As an alternative source of authority, the Department invokes the common-law right of the Government to recover money and property distributed contrary to law or under a mistake of fact. See Rex Trailer Co. v. United States, 350 U.S. 148, 151, 76 S. Ct. 219, 221, 100 L. Ed. 149 (1956); United States v. Munsey Trust Co., 332 U.S. 234, 239-40, 67 S. Ct. 1599, 1601-1602, 91 L. Ed. 2022 (1947); Wisconsin Central Railroad v. United States, 164 U.S. 190, 206, 211, 17 S. Ct. 45, 51, 41 L. Ed. 399 (1896). Arguing that federal agencies are free perhaps obligated to avail themselves of this remedy to recover misspent funds, the Department cites to United States v. Marion County School District, 625 F.2d 607 (5th Cir. 1980); Mt. Sinai Hospital v. Weinberger, 517 F.2d 329 (5th Cir. 1975); and Utah State Board of Vocational Education v. United States, 287 F.2d 713 (10th Cir. 1961).
Although not willing to concede that a common-law right of recovery exists in the circumstances of these cases, the States argue that even assuming the Department could pursue such a remedy for Title I violations, it would have to do so by instituting an appropriate action in a court of competent jurisdiction. Because all proceedings leading up to the decisions presently under review were conducted at the administrative level, the States contend that those decisions, insofar as they require a refund of misspent monies, are a nullity. In support of their arguments, they cite School Board v. Department of Health, Education and Welfare, 525 F.2d 900 (5th Cir. 1976).
As evidenced by the citation of authority supra at 215-216, there can be no debate concerning the right of the Government "to make contracts and hold and dispose of property, and, for the protection of its property rights, ... resort to the same remedies as a private person." Rex Trailer Co. v. United States, 350 U.S. at 151, 76 S. Ct. at 221. However, where a legislative body provides for liability coupled with a special statutory remedy, "that remedy, and that alone, must be employed." Pollard v. Bailey, 87 U.S. (20 Wall.) 520, 527, 22 L. Ed. 376 (1874). See also National Railroad Passenger Corp. v. National Association of Railroad Passengers, 414 U.S. 453, 458, 94 S. Ct. 690, 693, 38 L. Ed. 2d 646 (1974) ("A frequently stated principle of statutory construction is that when legislation expressly provides a particular remedy ..., courts should not expand the coverage of the statute to subsume other remedies."). The States have presented a strong argument that by providing for the withholding of funds and disapproval of SEA applications, Congress intended to abrogate whatever common-law causes of action the Department may have had to redress noncompliance with the federal Title I scheme. The Department makes an at least equally persuasive argument, grounded in legislative history*fn20 and an analysis of the operation of the statutory remedies*fn21 that Congress did not intend that the Department be without a remedy to recover misspent funds. Therefore, it is argued, if the statute does not provide such authority, Congress must have intended to leave the common-law remedies intact. In the circumstances of these cases, we need not now decide whether a common-law right of recovery survived enactment of the ESEA because if such a remedy does exist, the method of distributing Title I monies lends itself to enforcement of that right only by an action in a court of competent jurisdiction.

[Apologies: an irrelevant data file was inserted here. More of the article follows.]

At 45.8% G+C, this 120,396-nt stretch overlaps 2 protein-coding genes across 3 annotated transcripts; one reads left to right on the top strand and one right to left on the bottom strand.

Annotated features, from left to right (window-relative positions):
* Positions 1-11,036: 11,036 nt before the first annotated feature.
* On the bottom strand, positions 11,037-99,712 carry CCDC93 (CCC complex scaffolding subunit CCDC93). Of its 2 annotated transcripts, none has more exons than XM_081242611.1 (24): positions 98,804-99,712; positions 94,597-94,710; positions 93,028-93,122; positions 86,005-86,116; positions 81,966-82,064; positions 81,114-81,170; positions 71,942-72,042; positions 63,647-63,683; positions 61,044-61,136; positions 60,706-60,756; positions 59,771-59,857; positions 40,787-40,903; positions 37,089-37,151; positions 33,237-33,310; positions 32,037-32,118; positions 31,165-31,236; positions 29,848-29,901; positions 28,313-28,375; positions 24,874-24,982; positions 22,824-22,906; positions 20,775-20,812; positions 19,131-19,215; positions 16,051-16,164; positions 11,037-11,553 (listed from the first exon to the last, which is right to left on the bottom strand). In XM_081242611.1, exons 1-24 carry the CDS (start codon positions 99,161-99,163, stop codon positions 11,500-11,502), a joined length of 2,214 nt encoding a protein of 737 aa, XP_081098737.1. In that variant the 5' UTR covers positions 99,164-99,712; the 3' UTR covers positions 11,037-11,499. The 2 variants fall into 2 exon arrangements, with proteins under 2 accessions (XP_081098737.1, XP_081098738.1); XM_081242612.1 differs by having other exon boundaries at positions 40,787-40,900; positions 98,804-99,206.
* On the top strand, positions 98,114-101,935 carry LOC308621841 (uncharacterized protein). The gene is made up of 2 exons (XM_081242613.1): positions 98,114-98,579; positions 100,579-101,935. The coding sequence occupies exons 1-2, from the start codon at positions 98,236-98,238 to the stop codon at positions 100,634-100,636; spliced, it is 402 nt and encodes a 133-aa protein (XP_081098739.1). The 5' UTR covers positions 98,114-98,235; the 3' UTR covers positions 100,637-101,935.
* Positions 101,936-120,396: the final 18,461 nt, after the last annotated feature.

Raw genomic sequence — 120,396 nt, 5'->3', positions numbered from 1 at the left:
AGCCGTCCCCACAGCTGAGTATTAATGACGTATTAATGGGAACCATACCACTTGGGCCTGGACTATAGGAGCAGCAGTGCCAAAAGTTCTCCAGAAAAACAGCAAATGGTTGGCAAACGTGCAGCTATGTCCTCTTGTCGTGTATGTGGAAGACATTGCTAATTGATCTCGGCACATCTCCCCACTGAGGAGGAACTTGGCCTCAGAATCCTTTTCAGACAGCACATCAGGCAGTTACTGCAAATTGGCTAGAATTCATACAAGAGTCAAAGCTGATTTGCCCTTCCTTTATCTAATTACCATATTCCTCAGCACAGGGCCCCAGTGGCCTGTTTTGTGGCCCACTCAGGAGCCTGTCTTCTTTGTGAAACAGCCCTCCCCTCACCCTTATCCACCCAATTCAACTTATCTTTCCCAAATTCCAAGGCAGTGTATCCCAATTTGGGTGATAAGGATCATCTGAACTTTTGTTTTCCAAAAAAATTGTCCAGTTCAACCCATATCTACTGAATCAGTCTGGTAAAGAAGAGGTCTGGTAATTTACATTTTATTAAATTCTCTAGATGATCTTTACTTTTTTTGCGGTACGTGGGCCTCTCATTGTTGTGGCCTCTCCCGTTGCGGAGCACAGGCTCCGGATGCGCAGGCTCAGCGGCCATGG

Of the cases relied on by the Department, only Mt. Sinai Hospital v. Weinberger, 517 F.2d 329 (5th Cir. 1975) involved a wholly administrative utilization of a common-law right of recovery. In Mt. Sinai, HEW withheld funds owing to the hospital for past services rendered to Medicare patients. HEW's action was prompted by the agency's determination that, on other occasions in the past, the hospital had rendered services that were not medically necessary but had nevertheless been paid for with Medicare funds. The hospital brought court action seeking an injunction directing the agency to release the funds and to pay them over to the hospital. The district court granted the injunction, holding that HEW's common-law right of recoupment had been abrogated by enactment of the comprehensive Medicare statute. The Fifth Circuit reversed on the abrogation issue.
The remedy of setoff which HEW sought to employ in Mt. Sinai, however, is inappropriate in these cases because of fundamental differences between the funding scheme employed by HEW in Mt. Sinai and the scheme under Title I. Medicare funds are distributed to participating health care providers by way of reimbursement for services already rendered. Thus, if HHS (formerly HEW) utilizes its common-law right of setoff, which is available to anyone holding funds owing to another from whom a debt is owing, Medicare beneficiaries still receive treatment, but the Government need not pay for those services outside the program's coverage. The same remedy was used in Wisconsin Central Railroad v. United States, 164 U.S. 190, 17 S. Ct. 45, 41 L. Ed. 399 (1896), dealing with recovery of illegally disbursed payments for mail carriage by a land grant railroad, and United States v. Munsey Trust Co., 332 U.S. 234, 67 S. Ct. 1599, 91 L. Ed. 2022 (1947), concerning the offset of "cover costs" resulting from the breach of a government construction contract against an amount owing the defaulting contractor from the completion of other contracts.*fn22 In contrast, the Department uses an advance-funding method of distributing Title I funds, presumably because school districts are unable to function on an anticipated revenues basis. For the Department to attempt to use an offset remedy, therefore, would result in the failure of the school districts to provide Title I services during the year for which funding was withheld. This is obviously unsatisfactory as it defeats Congressional objectives and it means that the intended beneficiaries of the Act underprivileged school-children not only suffer when the funds are misapplied but also when the Department attempts to remedy the misapplication.